Miliband's 10p tax pledge is a political masterstroke

The Labour leader has distanced himself from one of Gordon Brown's biggest mistakes, demonstrated his commitment to redistribution and left the coalition playing catch-up.

It looks like Ed Miliband has been reading the New Statesman. Last week's NS leader urged the Labour leader to call for the return of the 10p tax rate (as demanded by Conservative MP Robert Halfon) and in his speech on the economy, Miliband has done just that. 

Having borrowed one smart idea from a Tory, Miliband has borrowed another from a Lib Dem (Vince Cable). The return of the 10p rate will be funded by the introduction of a "mansion tax" on houses worth more than £2m. 

The numbers will need to be scrutinised but the politics are perfect. The pledge distances Miliband from one of Gordon Brown's greatest mistakes, demonstrates his commitment to redistribution and splits the coalition. The Tories want a 10p tax rate but oppose a mansion tax; the Lib Dems want a mansion tax but oppose a 10p rate (preferring an even higher personal allowance of £12,500). 

Here's the key section from the speech: 

A One Nation Labour budget next month would lay the foundations for a recovery made by the many, not just a few at the top.

Let me tell you about one crucial choice we would make, which is different from this government.

We would tax houses worth over £2 million.

And we would use the money to cut taxes for working people.

We would put right a mistake made by Gordon Brown and the last Labour government.

We would use the money raised by a mansion tax to reintroduce a lower 10 pence starting rate of tax, with the size of the band depending on the amount raised.

This would benefit 25 million basic rate taxpayers.

Moving Labour on from the past and putting Labour where it should always have been, on the side of working people.

The question now is how George Osborne will respond when he delivers the Budget on 20 March. David Cameron hinted at PMQs yesterday that the Chancellor would announce the return of the 10p tax rate but having ruled out the introduction of a mansion tax, he'll need to find another means of funding it. The Lib Dems, meanwhile, are sceptical of the measure, arguing that a income tax threshold will do more to benefit the poorest.

As Lib Dem minister David Laws argued yesterday: "It's [raising the personal allowance] much simpler than having a 10p rate. It’s far more attractive to say to people on low incomes you won't pay any income tax until you earn a sensible amount of money. We’re even talking about raising it further in the next Parliament so people on minimum wage don’t pay any tax at all."

But whatever deal the coalition hammers out, Miliband's political masterstroke means Osborne now has no choice but to play a "trump card" at the Budget.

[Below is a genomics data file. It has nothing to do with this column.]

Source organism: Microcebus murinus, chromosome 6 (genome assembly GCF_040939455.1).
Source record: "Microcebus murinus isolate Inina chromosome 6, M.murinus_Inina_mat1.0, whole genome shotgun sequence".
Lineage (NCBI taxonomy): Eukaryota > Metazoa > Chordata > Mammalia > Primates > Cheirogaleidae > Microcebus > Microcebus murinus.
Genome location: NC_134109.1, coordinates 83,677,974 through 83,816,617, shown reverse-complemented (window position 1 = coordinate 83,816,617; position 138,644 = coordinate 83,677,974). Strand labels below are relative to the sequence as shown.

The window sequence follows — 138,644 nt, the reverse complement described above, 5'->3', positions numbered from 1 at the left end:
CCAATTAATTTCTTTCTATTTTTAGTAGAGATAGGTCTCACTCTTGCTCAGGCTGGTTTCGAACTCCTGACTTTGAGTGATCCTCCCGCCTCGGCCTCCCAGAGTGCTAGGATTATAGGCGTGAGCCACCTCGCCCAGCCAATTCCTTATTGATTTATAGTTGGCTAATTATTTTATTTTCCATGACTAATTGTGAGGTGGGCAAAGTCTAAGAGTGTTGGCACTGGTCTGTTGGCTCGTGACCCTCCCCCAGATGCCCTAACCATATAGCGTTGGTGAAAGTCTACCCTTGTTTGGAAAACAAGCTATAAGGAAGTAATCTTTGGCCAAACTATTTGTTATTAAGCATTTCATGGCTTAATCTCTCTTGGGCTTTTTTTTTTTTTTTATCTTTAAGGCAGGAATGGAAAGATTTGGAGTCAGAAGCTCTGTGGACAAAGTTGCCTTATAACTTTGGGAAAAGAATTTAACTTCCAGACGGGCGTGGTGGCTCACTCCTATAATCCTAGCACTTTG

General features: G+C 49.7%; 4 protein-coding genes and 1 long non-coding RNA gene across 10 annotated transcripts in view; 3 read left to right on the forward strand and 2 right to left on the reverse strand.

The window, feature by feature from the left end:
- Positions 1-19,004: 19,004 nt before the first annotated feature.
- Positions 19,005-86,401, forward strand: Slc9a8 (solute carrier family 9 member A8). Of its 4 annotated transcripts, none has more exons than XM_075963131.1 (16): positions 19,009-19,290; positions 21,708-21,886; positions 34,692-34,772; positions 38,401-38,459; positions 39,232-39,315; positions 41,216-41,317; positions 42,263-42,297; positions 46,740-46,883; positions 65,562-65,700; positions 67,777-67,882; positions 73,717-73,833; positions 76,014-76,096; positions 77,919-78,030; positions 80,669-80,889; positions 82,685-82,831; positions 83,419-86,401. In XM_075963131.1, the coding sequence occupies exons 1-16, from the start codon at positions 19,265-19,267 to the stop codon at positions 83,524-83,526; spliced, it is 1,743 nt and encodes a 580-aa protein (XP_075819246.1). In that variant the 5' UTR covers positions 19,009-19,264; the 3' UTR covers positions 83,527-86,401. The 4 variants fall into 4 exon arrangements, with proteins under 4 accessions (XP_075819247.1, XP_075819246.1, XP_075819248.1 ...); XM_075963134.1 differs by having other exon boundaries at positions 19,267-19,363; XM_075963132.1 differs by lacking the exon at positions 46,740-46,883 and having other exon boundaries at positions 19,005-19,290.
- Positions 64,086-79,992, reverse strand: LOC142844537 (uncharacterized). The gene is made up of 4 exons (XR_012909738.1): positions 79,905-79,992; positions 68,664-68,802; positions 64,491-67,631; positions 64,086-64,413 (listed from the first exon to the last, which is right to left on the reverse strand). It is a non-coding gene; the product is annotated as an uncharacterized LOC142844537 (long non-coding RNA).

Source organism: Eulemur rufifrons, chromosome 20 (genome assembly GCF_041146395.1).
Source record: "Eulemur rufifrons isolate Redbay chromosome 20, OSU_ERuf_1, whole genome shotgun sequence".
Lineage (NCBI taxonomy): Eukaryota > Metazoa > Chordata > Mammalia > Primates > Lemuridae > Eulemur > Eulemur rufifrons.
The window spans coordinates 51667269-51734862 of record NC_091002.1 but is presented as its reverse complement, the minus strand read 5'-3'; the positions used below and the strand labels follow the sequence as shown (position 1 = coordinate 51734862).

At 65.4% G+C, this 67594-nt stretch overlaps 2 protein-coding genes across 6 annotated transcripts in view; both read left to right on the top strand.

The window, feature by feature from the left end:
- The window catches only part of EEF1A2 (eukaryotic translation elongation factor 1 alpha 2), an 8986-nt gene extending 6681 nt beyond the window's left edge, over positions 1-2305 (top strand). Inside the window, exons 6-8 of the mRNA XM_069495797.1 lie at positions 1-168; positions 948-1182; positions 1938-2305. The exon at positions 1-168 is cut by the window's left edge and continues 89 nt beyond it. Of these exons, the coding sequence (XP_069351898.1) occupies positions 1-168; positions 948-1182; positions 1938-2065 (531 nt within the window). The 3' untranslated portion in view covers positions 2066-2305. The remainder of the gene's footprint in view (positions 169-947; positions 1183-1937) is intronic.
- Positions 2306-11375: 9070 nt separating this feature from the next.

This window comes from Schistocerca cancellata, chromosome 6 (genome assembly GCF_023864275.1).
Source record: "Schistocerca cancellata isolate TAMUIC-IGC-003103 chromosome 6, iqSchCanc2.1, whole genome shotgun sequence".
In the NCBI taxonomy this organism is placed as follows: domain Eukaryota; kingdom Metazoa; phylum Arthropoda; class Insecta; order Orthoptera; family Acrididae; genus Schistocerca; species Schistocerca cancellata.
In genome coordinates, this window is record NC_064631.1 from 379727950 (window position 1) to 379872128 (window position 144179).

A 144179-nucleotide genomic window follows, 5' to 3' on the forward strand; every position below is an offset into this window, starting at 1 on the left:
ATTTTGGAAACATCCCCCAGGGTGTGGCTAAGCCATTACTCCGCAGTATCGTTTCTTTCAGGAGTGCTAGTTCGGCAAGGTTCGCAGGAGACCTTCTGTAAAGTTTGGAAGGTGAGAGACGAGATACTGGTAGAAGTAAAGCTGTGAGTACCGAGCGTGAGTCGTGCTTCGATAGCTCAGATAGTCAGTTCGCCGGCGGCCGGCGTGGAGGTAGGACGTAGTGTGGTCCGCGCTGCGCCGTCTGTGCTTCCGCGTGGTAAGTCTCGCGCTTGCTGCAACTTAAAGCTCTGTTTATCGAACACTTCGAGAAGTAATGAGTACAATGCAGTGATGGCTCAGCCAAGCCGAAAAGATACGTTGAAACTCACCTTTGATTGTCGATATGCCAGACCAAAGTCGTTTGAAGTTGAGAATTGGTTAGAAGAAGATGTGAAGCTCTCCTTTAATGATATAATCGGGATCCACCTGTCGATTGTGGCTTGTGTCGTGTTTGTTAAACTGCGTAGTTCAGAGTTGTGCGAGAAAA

Labour leader Ed Miliband pledged to reintroduce the 10p tax rate abolished by Gordon Brown in his speech on the economy in Bedford. Photograph: Getty Images.

George Eaton is political editor of the New Statesman.

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Voters are turning against Brexit but the Lib Dems aren't benefiting

Labour's pro-Brexit stance is not preventing it from winning the support of Remainers. Will that change?

More than a year after the UK voted for Brexit, there has been little sign of buyer's remorse. The public, including around a third of Remainers, are largely of the view that the government should "get on with it".

But as real wages are squeezed (owing to the Brexit-linked inflationary spike) there are tentative signs that the mood is changing. In the event of a second referendum, an Opinium/Observer poll found, 47 per cent would vote Remain, compared to 44 per cent for Leave. Support for a repeat vote is also increasing. Forty one per cent of the public now favour a second referendum (with 48 per cent opposed), compared to 33 per cent last December. 

The Liberal Democrats have made halting Brexit their raison d'être. But as public opinion turns, there is no sign they are benefiting. Since the election, Vince Cable's party has yet to exceed single figures in the polls, scoring a lowly 6 per cent in the Opinium survey (down from 7.4 per cent at the election). 

What accounts for this disparity? After their near-extinction in 2015, the Lib Dems remain either toxic or irrelevant to many voters. Labour, by contrast, despite its pro-Brexit stance, has hoovered up Remainers (55 per cent back Jeremy Corbyn's party). 

In some cases, this reflects voters' other priorities. Remainers are prepared to support Labour on account of the party's stances on austerity, housing and education. Corbyn, meanwhile, is a eurosceptic whose internationalism and pro-migration reputation endear him to EU supporters. Other Remainers rewarded Labour MPs who voted against Article 50, rebelling against the leadership's stance. 

But the trend also partly reflects ignorance. By saying little on the subject of Brexit, Corbyn and Labour allowed Remainers to assume the best. Though there is little evidence that voters will abandon Corbyn over his EU stance, the potential exists.

For this reason, the proposal of a new party will continue to recur. By challenging Labour over Brexit, without the toxicity of Lib Dems, it would sharpen the choice before voters. Though it would not win an election, a new party could force Corbyn to soften his stance on Brexit or to offer a second referendum (mirroring Ukip's effect on the Conservatives).

The greatest problem for the project is that it lacks support where it counts: among MPs. For reasons of tribalism and strategy, there is no emergent "Gang of Four" ready to helm a new party. In the absence of a new convulsion, the UK may turn against Brexit without the anti-Brexiteers benefiting. 

George Eaton is political editor of the New Statesman.